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Four SUVs That Will Cost You More In The Long Run


 

Recession or no, Americans still love SUVs.  These days, we buy smaller than we used to -- the Cadillac Escalade doesn't sell like it used to, but dealers find it hard to keep the GMC Acadia in stock.

And it's no wonder.  Today's small SUVs can offer sedan-like fuel economy, serious hauling capacity, a comfortable ride for the family and all-wheel-drive that gets you to work safely in the snow belt.  Some promise to do it cheap.  But price isn't everything.  Anyone who's ever taken a great deal and found themselves hating it two years in can tell you that. 

To dodge that problem, we’ve compared the sticker price of four of the least-expensive small SUVs to the cost of owning and operating them for five years. For research, we've leaned on Total Cost of Ownership (TCO) figures from IntelliChoice. Their analysts consider depreciation, fuel costs and average cost of maintenance and upkeep, to rate each vehicle -- and they find that some are dramatically better than others.

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Comments (2)
  1. These TCO analysis are all based on recent historical trends- depreciation and reliability and to the extent historical patterns repeat, can be a good indicator, but be mindful of positive changes such as what seems to be happening with Kia and Hyundai. Longer warranties and improved quality help to reduce cost of ownership and also help reduce depreciation.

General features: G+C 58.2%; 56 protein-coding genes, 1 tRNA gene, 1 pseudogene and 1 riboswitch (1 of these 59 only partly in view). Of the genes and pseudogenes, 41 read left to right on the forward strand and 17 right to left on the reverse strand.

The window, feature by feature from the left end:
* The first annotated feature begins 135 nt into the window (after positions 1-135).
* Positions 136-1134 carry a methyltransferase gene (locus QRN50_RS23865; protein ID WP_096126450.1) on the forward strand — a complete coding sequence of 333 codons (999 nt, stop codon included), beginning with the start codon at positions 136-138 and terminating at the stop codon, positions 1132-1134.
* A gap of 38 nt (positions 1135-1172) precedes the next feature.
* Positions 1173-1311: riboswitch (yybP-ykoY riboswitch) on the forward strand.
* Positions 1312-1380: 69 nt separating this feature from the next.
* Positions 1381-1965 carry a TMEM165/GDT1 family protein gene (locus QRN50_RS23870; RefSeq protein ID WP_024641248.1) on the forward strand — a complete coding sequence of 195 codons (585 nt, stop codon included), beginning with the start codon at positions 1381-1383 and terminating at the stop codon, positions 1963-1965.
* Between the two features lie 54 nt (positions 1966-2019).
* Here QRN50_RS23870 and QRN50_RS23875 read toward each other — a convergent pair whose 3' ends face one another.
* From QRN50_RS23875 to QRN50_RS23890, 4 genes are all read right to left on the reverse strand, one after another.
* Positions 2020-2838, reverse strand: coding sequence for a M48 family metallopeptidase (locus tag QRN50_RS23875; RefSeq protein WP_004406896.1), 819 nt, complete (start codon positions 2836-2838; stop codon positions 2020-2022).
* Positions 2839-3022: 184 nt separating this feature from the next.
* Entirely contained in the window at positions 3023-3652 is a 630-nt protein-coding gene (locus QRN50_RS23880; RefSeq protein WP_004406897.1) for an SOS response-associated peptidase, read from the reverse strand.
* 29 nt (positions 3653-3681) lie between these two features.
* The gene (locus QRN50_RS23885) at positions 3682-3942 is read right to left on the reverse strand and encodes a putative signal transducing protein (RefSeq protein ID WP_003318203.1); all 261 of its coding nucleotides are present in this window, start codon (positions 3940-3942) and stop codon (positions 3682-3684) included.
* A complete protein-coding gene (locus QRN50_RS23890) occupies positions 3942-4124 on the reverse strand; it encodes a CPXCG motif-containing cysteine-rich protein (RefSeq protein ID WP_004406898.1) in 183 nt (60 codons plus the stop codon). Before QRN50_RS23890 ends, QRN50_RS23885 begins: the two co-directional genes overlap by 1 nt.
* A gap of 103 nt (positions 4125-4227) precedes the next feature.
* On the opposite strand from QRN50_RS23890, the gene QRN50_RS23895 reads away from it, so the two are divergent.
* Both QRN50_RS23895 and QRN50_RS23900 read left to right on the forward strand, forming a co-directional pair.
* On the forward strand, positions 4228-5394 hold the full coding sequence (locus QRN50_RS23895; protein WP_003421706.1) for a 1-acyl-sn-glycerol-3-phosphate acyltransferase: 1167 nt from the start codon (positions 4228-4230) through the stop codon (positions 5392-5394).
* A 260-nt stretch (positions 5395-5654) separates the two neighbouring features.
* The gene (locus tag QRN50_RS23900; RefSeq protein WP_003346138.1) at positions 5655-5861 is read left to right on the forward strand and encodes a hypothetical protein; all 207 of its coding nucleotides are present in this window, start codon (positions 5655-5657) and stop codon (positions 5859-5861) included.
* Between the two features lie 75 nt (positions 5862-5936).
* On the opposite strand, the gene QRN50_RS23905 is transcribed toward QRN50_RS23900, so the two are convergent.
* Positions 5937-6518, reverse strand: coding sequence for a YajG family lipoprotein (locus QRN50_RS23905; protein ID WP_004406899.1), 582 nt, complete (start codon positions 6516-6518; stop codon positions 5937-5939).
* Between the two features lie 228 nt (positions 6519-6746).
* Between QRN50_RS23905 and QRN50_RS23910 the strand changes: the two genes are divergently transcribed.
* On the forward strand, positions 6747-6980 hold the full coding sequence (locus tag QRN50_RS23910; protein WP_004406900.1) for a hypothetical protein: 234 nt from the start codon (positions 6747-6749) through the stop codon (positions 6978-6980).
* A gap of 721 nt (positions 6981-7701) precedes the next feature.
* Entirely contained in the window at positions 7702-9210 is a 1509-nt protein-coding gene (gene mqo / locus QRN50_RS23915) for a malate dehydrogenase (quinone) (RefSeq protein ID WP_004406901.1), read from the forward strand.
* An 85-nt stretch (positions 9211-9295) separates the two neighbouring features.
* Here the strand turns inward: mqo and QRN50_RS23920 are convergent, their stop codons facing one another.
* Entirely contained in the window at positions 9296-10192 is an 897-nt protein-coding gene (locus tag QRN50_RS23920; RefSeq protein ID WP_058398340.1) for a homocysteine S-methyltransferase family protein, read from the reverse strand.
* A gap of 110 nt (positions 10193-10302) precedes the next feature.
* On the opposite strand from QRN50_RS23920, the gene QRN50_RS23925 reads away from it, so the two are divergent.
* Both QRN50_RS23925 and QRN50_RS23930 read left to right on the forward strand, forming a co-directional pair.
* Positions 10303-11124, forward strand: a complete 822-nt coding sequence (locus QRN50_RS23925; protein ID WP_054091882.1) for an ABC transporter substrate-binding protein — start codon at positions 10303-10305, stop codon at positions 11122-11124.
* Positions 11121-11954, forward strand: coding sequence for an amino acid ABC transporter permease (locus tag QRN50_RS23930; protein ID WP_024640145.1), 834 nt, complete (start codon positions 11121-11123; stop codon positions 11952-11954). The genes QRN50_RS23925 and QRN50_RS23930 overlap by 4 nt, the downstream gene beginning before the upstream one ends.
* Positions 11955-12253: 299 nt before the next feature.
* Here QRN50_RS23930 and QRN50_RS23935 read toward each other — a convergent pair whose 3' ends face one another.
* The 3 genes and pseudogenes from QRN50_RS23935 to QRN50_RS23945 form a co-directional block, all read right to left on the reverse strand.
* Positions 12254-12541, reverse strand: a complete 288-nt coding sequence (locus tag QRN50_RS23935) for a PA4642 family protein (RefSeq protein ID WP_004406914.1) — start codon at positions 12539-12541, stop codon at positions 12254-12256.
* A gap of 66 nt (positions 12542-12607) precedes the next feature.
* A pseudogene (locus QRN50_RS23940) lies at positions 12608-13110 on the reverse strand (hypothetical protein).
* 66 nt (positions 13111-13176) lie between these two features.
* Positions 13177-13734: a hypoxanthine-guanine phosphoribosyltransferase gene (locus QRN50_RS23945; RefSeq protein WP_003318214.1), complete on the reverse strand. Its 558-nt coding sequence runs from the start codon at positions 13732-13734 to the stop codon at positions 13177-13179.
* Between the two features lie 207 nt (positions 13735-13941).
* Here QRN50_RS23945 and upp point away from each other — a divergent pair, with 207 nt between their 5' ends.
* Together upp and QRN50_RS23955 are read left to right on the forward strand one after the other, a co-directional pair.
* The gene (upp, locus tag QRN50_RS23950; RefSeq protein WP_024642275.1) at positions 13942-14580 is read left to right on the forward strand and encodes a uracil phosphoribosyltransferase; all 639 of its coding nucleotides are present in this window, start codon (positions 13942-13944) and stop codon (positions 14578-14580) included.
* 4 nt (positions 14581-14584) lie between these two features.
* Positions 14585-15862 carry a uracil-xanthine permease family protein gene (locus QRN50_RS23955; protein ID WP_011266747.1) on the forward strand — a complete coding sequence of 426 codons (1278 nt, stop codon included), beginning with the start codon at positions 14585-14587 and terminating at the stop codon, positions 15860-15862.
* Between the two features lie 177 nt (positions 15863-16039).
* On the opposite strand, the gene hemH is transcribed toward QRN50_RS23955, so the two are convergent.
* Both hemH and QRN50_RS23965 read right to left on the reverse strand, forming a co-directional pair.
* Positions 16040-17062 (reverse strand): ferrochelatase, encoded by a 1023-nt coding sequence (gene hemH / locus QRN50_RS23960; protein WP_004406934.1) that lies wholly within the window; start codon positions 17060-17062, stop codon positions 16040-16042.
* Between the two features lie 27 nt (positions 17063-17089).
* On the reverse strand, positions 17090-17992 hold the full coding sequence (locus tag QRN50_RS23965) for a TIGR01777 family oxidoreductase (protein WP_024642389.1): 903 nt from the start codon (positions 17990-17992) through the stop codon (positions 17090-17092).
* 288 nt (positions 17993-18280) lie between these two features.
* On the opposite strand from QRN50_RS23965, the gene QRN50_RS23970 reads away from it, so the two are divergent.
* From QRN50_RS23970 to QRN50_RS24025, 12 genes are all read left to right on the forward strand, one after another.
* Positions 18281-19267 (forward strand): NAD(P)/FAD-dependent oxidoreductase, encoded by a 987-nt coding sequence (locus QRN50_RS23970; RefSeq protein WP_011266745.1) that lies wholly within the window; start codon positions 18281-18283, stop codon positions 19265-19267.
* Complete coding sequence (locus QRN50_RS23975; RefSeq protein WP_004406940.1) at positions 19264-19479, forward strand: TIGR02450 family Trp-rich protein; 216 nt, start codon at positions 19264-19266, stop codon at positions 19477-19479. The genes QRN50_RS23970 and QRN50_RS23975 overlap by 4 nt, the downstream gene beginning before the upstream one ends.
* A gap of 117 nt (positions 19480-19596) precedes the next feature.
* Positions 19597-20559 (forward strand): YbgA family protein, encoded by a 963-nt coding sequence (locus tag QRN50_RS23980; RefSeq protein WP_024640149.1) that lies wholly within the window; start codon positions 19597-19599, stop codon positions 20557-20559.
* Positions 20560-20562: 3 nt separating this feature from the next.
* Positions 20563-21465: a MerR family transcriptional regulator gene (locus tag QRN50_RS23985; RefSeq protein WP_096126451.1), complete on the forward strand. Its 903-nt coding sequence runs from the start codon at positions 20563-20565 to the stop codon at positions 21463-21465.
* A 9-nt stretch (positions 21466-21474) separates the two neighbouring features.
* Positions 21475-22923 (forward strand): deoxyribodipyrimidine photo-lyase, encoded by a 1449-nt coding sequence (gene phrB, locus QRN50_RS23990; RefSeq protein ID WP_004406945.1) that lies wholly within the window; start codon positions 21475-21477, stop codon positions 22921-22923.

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  2. Great article, but I don't think these comparisons are meaningful. Of all these recommendations, I can only see the Sportage-Forester one making sense. The Terrain doesn't look half as nice as the Outlander nor does it perform as well, same goes for the Patriot and Liberty (the Patriot does NOT look Jeep-tough) and good grief, how can you compare a Grand Vitara to a CR-V? You get very different packages with the two and you buy them for very different reasons. College kids love the CR-V but would never buy a Vitara, and off-roaders would never even take a glance at a CR-V.
     
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